Paper chase achieves its goal for Capitals Players write down expectations, then strive to meet them

February 17, 1993|By Sandra McKee | Sandra McKee,Staff Writer

It's just a piece of paper with some words and numbers written on it, just one page with a player's self-worth penned in his own words. It's the form Washington Capitals coach Terry Murray gives each of his players at the start of the season -- almost like a dare.

On the paper each player is asked to write down his personal and team goals. It's like daring them to be great -- or at least to live up to their expectations.

"To put it in writing and review it makes you more aware of it," said Capitals defenseman Paul Cavallini. "And then, when someone else has it, you can't change it. You can't veer away from it, like you never expected it to happen in the first place."

A player can't forget it because Murray has the original expectation on file. And he looks at it. He gets it out of the file cabinet and thinks about it. And he calls his players into his office to talk about it.

"In a business like this, you need to have some goals established," said Murray. "It's OK to think about it. You can sit there for an hour or so and think about what you want to accomplish over the next year or two, but it doesn't mean a thing because that's just a wish.

"When you start talking about your goals, you're starting to make more of a commitment. When you actually sit down with a piece of paper and think about it, talk about it and write it down and actually sign your name to it, then you've made a commitment to yourself, to your teammates and to the organization that you're going to go out and improve as a player and help this team win.

"It's very important to not just put it away, but pull it out and evaluate it again after each quarter. If things went bad at the end of the first quarter or first half and it's going to be a little more difficult or impossible to achieve what you've put down, then adjust."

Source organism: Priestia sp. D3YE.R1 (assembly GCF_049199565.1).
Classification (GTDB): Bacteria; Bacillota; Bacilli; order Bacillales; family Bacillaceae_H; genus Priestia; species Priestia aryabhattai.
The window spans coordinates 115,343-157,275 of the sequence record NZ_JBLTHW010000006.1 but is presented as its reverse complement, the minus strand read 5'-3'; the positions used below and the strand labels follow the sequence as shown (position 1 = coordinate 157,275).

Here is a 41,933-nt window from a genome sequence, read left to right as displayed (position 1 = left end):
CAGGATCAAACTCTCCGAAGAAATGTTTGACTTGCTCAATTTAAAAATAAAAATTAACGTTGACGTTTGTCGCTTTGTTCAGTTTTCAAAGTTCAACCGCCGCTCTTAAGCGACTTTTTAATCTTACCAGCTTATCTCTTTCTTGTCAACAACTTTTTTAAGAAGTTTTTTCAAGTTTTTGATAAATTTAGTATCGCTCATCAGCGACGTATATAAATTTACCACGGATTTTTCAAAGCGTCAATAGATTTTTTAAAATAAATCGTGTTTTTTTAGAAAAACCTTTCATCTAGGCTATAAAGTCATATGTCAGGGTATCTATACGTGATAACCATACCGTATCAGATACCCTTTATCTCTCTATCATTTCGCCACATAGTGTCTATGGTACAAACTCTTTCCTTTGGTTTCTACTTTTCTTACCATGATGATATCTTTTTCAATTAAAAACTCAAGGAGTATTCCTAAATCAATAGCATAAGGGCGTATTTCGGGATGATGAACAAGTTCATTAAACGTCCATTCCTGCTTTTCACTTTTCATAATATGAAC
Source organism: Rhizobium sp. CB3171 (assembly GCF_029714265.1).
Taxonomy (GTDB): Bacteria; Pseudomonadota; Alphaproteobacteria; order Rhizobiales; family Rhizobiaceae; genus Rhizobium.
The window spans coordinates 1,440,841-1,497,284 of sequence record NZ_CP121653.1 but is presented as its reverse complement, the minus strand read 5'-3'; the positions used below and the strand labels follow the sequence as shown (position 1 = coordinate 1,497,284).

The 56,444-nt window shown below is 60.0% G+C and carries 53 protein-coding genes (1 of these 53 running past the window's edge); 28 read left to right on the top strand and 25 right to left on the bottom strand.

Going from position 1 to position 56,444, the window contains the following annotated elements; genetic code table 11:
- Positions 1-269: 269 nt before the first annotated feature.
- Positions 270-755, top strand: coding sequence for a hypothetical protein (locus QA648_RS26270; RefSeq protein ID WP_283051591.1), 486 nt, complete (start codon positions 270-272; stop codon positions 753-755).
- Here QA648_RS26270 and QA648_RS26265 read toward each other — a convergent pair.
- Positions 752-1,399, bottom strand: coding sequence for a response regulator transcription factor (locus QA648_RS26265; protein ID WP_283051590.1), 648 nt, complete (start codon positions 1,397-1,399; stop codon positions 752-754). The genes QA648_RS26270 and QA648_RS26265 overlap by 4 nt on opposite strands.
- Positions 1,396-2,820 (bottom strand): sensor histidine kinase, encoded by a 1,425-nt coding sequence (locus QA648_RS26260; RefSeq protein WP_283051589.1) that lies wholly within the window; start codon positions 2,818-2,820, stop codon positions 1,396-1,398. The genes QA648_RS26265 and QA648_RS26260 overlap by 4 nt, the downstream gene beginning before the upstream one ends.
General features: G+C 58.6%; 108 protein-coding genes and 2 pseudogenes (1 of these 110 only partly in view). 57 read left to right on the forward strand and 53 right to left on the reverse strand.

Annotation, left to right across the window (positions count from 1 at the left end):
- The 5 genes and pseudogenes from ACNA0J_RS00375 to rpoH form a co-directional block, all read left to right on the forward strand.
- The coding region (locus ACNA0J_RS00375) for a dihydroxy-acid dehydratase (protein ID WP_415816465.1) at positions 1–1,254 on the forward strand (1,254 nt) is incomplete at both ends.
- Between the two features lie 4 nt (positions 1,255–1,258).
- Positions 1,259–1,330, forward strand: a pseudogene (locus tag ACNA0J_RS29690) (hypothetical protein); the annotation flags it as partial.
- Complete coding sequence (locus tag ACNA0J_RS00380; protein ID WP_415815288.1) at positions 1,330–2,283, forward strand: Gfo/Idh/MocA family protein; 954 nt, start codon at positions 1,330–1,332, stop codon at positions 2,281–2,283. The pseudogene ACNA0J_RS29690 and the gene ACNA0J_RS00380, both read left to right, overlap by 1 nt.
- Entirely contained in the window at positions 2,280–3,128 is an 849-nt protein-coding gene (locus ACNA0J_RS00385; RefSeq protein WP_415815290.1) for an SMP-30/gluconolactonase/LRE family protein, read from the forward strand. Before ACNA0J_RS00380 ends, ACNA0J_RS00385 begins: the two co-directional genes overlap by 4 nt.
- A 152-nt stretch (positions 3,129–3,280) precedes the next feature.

The basis of this goal-setting paper work is wrapped up in an idea Capitals general manager David Poile had 12 years ago to break down the season into 10-game segments. That bit of goal-setting, plus Murray's reading of goal-oriented books, combined to give birth to the present system.

"I know we were the first team in the NHL to break the season down like that," Murray said. "We looked at each 10-game segment and realistically determined how many points we'd like to achieve. It kept everything focused on 'now' and it allowed us to be focused on the big picture without being overwhelmed by the big picture. It grew from there."

The Caps are one of the few teams in the NHL to use such a form -- Pat Elynuik said he had to fill out a similar one in Winnipeg. Most teams simply ask their players to set goals mentally.

The Capitals have been handing out the forms for about four years and Murray said the players enjoy it.

"I think they like knowing where they're going," he said. "They're not going down the road to nowhere. You can't just say, 'OK, I want to win the Stanley Cup. That's my goal.' Well, how do you get there? What do you have to do to get there? It's everyone's ultimate goal, but a lot of things have to take place before you get there. I think we're trying to push the buttons that are going to help everyone play their role, do their thing to help the team be successful and achieve the ultimate."

The numbers and the dreams, says team captain Rod Langway, have to be realistic.

As Murray so vividly put it: "If your goal is to see the sun rise and you start walking toward the east, that's not a very good goal. You're going to walk -- you're going to be dead before you see it."

Langway has at times this season felt like a man walking east. He has gone from being a full-time player to part time. When he looks at his original form and the one he recently filled out, the changes are obvious.

"I like filling these in at the start of the season because it puts your head into what you've been thinking about all summer," he said. "Mine has always been kind of the same. I don't put down a lot of points -- they've never been my thing. I put down that I want to be a plus player and be a leader. I look at the team goals and said I wanted our goals-against-average to be under 3.00.

"To say I've personally had to reassess is an understatement. I still think our defense can be better and on the personal side, I just try to be positive and work on my leadership role. That's always been my personality."

The Capitals aren't shy about revealing their personal goals. Elynuik said his is to score 30 goals this season. With 13 in 50 games, he is off the pace, but with 32 games left, he still is determined.

"It's time to crank it up," he said. "I generally finish the season strong and I think I can still reach it."

Baltimore Sun Articles
Please note the green-lined linked article text has been applied commercially without any involvement from our newsroom editors, reporters or any other editorial staff.